The Swimmers by Julie Otsuka
Published by Alfred A. Knopf
Publication date: February 22, 2022
Genres: Book Clubs, Fiction, Contemporary, Literary
A beautifully composed, but unusual novel, there’s not a lot of action in The Swimmers so if plot and pace are a criteria for your summer reading, save this contemplative beauty for the fall. It’s the story of a swimming pool and the group of swimmers who churn, wade, bounce, and glide through its lanes. In the first half of the novel the narrators are the collective ‘we’ of the various swimmers, but in the second half, the pool is left behind and the story is of one swimmer, Alice, an elderly woman who is slowly succumbing to dementia.
All is going swimmingly (sorry, couldn’t resist) among the small, tightly-knit group of people who regularly swim at their community pool. While they would not recognize each other on the street, on the pool deck and in the locker room they know each other’s occupations, injuries, and personal relationships. More importantly, they know how they each swim—fast, slow, former competitor, or rehabbing a new hip and they religiously adhere to an old timers’ code of honor. When a small crack is noticed at the bottom of the pool it causes a reciprocal crack in an environment that was happily secure and unchanging.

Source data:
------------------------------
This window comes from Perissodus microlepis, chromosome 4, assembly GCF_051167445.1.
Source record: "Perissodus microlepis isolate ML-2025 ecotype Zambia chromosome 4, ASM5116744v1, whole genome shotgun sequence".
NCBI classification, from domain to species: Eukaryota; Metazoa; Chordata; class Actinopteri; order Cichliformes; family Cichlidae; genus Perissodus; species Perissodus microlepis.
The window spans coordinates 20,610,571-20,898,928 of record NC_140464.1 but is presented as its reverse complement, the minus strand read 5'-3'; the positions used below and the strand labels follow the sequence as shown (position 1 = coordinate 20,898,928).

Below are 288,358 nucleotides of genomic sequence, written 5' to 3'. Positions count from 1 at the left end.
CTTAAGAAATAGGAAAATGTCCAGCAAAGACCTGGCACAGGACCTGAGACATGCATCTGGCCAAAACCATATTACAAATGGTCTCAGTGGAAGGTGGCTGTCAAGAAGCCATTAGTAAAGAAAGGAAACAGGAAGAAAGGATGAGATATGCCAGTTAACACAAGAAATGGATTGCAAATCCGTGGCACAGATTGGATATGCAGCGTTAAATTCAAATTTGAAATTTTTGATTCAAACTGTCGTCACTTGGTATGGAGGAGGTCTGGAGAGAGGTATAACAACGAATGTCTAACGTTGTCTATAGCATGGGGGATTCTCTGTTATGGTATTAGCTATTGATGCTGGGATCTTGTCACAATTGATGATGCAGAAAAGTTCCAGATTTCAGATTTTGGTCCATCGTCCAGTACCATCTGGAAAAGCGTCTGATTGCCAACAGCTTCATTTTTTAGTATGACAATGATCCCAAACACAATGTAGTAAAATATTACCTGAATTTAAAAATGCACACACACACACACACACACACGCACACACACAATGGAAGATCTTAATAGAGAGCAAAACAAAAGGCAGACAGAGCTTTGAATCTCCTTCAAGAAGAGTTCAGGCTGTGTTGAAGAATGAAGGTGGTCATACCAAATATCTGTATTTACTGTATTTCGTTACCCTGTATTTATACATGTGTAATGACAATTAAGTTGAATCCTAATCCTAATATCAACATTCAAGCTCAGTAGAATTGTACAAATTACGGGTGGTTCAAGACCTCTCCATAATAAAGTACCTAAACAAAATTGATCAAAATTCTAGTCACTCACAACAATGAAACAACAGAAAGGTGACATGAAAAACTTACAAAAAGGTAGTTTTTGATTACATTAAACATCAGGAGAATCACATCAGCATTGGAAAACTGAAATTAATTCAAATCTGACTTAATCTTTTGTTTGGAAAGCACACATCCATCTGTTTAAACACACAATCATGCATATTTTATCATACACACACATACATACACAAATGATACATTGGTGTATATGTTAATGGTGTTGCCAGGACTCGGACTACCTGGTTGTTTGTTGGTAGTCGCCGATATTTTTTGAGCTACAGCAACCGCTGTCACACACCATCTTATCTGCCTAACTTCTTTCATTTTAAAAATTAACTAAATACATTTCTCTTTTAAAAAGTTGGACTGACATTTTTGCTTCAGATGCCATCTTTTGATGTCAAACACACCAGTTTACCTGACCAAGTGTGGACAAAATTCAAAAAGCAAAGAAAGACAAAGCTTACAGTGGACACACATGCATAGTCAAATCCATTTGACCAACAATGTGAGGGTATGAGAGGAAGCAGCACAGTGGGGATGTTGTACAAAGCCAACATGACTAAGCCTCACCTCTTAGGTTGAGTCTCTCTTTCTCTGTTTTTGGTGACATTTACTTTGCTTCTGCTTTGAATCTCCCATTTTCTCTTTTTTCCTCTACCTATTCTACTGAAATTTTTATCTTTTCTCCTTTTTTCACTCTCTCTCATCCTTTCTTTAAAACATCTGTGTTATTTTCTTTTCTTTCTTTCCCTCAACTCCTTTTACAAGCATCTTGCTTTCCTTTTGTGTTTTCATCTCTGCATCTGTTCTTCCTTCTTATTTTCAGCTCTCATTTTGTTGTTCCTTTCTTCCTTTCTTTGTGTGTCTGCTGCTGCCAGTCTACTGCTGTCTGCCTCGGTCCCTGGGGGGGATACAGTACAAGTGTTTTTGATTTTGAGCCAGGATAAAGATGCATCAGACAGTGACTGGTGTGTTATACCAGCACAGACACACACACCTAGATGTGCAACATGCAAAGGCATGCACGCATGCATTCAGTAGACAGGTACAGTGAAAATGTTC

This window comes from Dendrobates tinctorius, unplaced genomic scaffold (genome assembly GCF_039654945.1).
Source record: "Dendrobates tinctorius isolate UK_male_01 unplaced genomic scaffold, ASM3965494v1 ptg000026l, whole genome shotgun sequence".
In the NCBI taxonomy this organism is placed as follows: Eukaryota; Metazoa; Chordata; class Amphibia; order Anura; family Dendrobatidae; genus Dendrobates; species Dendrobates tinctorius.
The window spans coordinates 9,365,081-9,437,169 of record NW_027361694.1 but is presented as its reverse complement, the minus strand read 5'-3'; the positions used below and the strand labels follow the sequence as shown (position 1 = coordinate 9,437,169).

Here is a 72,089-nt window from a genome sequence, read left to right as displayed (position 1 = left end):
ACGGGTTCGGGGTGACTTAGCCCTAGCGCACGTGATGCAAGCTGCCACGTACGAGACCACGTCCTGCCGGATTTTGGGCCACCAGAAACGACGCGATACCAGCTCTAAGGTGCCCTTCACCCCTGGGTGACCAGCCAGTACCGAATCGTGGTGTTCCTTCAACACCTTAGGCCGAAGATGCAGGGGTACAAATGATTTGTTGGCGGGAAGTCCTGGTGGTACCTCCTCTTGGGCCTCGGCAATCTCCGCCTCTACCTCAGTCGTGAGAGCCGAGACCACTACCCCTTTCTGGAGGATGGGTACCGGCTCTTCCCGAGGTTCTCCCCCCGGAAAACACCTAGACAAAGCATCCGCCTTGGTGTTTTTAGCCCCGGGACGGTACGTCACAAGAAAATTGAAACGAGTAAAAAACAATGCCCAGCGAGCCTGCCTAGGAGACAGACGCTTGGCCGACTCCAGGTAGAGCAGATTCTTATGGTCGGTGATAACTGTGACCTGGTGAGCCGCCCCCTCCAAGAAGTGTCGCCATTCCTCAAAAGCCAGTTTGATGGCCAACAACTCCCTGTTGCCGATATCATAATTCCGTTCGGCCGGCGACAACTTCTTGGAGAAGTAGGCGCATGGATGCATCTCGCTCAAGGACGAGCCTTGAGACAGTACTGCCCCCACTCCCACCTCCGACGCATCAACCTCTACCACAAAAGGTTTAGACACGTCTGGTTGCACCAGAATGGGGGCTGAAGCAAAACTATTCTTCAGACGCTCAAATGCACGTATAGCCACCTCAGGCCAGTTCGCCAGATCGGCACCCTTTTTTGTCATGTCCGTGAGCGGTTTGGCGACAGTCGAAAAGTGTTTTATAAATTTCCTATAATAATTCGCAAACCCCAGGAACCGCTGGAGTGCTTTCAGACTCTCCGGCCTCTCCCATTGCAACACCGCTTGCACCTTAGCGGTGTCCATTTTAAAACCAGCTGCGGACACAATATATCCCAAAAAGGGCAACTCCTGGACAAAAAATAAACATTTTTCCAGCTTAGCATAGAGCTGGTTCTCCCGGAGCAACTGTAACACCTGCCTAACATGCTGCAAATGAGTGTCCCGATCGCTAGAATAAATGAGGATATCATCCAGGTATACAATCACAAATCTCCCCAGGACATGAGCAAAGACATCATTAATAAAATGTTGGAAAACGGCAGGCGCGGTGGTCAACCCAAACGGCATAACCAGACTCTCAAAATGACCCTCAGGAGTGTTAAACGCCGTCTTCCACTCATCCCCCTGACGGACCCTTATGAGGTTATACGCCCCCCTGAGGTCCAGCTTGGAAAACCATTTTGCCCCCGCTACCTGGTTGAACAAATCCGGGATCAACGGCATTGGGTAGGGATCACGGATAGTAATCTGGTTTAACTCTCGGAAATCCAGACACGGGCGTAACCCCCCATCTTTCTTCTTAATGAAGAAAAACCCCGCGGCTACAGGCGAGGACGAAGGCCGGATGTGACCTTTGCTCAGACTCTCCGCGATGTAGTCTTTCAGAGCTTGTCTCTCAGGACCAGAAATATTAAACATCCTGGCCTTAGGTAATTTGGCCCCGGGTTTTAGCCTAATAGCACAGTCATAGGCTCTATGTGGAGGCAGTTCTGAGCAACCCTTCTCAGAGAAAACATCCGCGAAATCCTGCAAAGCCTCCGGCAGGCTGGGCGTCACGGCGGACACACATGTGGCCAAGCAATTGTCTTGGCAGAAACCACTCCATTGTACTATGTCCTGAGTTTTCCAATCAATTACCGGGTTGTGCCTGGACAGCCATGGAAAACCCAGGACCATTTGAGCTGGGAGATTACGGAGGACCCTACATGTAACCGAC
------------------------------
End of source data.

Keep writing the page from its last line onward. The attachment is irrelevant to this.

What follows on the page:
As each swimmer responds to the crack—some refusing to swim in that lane anymore, some obsessed by it, others afraid—the group begins to fray. More cracks appear, but extensive testing shows they are not leaks and are not impacting the pool’s safety. But what are they? A sign? Something awaiting an answer? A portal? What was initially shrugged off feels more threatening as the existence of the one place they’ve gathered for decades is called into question.
The second half of The Swimmers leaves the pool behind to follow Alice, a cheerful elderly swimmer, who may forget the way home, but never misses a swim day.
“Up there,” she says, “I’m just another little old lady. But down here, at the pool, I’m myself.”
Her story is told first by herself, then from the perspective of the memory care facility she moves to, and lastly, by her daughter who is with her until the end. There is no happy outcome, but author Julie Otsuka recounts her voyage with humor, dignity, and compassion, infusing The Swimmers with a quiet acceptance of the unknown; whether it’s regarding something as straightforward as a concrete receptacle for holding water or something as infinite and profound as the final unwinding of human brain.
Looking for more quiet reading? Try Paul Harding’s Pulitzer Prize winning Tinkers, an extraordinary novel about a dying man’s reminiscences of his life.
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